Although it will probably be a very dirty job, replacing your old broken or damaged firebricks couldn't be easier. Each stove is different so we can only provide you with some general principles here. If you still have your stove handbook then always refer to this first, although in our experience not many of them are particularly helpful when it comes to firebrick removal.
Firstly, ensure that any porous surfaces like stone hearths and floor coverings are protected from soot and debris. Wear a protective face mask.
Take some time to work out exactly how the firebricks are held in place. On some stoves you may have to first lift out the baffle plate, which is inside the roof of the stove, to release the firebricks because this has been designed to rest on top of the bricks and help secure them. To remove the baffle, in most cases, it's simply a matter of pushing one side upwards whilst dropping the other side downwards and then moving the baffle plate outwards at angle from the fire chamber. It's advisable to clean the baffle and flueway before you attempt to remove it as it will probably be extremely dirty. Baffles can be very heavy so you'll probably also need to use two hands. Make a note of exactly the way that the baffle plate came out. This is because of their shape they can sometimes be confusing when it comes to putting them back in. On other stoves the firegrate may also have to be removed and on some the firebricks are simply held in place by merely being tightly fitted and placed in a particular order. If your baffle or firegrate are damaged or warped it maybe time to consider replacing them and you can find competitively priced replacements at www.stovespareparts.com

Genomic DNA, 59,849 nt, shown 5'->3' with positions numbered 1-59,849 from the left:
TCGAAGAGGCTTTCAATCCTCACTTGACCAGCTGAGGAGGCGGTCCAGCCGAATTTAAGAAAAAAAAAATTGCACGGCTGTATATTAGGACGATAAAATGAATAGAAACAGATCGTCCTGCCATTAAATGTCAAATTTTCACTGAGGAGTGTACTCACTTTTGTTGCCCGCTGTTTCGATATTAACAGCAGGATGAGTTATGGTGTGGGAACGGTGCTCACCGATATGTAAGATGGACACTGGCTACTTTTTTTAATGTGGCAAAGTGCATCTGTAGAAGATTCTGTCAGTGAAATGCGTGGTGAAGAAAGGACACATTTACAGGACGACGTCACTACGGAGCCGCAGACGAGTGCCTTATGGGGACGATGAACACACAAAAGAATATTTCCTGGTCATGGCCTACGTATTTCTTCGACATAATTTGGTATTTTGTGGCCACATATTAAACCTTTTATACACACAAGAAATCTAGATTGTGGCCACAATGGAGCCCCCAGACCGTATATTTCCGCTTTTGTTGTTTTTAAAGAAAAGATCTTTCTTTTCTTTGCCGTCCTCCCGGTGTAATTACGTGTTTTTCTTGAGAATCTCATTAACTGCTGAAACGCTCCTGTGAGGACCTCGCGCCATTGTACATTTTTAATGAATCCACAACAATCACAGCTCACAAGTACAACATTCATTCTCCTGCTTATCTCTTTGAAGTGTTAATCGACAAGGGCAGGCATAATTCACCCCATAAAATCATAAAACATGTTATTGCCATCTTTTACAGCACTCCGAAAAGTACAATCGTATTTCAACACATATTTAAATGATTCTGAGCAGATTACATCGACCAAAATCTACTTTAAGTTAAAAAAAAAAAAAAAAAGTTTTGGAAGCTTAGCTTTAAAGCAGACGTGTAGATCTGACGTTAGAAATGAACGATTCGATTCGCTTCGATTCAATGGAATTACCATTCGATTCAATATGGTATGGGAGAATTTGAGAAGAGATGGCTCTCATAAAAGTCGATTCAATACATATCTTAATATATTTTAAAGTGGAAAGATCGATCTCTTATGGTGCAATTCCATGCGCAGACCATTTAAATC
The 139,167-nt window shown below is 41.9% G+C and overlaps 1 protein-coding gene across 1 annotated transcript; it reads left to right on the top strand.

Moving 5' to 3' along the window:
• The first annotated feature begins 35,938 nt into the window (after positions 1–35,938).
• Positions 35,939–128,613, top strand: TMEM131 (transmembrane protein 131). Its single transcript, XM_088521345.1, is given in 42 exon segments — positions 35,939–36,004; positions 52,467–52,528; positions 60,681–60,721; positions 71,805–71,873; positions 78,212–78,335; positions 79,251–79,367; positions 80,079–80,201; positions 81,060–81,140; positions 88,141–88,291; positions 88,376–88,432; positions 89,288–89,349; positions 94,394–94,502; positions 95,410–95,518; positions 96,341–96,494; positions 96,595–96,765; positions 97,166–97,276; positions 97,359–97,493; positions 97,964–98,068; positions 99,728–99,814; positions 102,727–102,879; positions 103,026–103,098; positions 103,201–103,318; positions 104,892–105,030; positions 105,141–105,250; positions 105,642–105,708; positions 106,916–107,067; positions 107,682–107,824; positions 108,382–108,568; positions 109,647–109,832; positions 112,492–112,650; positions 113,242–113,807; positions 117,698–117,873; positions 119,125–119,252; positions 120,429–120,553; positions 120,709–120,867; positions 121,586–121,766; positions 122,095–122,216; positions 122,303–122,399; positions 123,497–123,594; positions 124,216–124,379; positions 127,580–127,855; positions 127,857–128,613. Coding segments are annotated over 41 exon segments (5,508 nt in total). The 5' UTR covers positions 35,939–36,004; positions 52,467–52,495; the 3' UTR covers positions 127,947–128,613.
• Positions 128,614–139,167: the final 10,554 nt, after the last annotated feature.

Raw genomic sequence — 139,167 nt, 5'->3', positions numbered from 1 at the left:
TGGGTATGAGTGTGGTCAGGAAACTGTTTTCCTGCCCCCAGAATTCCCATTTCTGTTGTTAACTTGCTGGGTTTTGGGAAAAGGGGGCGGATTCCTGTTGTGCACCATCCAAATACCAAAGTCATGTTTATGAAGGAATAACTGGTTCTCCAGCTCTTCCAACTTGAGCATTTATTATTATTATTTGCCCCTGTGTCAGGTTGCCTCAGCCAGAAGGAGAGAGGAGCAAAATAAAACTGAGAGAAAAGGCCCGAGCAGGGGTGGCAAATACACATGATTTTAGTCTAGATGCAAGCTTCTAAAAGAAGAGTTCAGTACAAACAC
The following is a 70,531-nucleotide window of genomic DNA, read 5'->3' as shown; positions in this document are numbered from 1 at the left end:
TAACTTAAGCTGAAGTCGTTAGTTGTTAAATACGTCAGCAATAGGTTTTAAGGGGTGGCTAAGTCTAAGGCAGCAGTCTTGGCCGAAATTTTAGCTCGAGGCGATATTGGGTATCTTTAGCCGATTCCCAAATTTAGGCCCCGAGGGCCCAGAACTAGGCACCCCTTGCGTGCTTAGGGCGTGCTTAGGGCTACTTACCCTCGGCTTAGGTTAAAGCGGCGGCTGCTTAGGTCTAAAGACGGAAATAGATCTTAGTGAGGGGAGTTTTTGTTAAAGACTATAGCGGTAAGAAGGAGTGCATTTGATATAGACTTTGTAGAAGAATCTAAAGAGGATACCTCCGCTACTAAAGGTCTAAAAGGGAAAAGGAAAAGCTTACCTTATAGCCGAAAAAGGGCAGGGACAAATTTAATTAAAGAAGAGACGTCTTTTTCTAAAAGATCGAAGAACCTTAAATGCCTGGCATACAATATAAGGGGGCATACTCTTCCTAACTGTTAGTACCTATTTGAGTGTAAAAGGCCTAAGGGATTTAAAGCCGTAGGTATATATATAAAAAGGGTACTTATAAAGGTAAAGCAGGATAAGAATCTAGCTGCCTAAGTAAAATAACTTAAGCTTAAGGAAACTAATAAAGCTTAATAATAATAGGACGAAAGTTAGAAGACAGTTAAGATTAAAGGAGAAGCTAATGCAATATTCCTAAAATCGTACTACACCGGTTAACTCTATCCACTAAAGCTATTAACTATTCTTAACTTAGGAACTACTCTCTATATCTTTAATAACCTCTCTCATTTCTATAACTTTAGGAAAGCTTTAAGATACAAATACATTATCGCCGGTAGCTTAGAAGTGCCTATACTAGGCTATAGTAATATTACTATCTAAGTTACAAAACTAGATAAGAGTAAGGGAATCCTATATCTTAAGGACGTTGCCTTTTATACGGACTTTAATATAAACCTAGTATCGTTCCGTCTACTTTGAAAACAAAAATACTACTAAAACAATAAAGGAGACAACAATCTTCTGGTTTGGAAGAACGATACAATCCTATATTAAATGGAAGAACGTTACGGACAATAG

Once any baffle or firegrate has been removed you may then need to use an old kitchen knife or chisel to help prise out the damaged brick, being careful not to damage the neighbouring firebrick. As we've stated bricks may need to be removed in a particular order so that you can then get at the brick that needs replacing. You may find that the new firebrick needs some minor adjustments to its shape and size and this can be easily accomplished with gentle sanding or trimming with a sharp saw – only making minor adjustments at a time until you achieve a precise fit. What you don't want to do is to create is a new significant gap. If for some reason the replacement leaves firebrick leaves a gap between 2 to 5mm Always wear a protective face mask when undertaking sawing or sanding of vermiculite panels.
Your old refractory clay bricks can usually be recycled as 'hard core' at your local authority recycling centre. Vermiculite bricks are are not recyclable but can usually be safely placed with other non-recyclable material at your local authority recycling centre. Always ask your local authority for advice.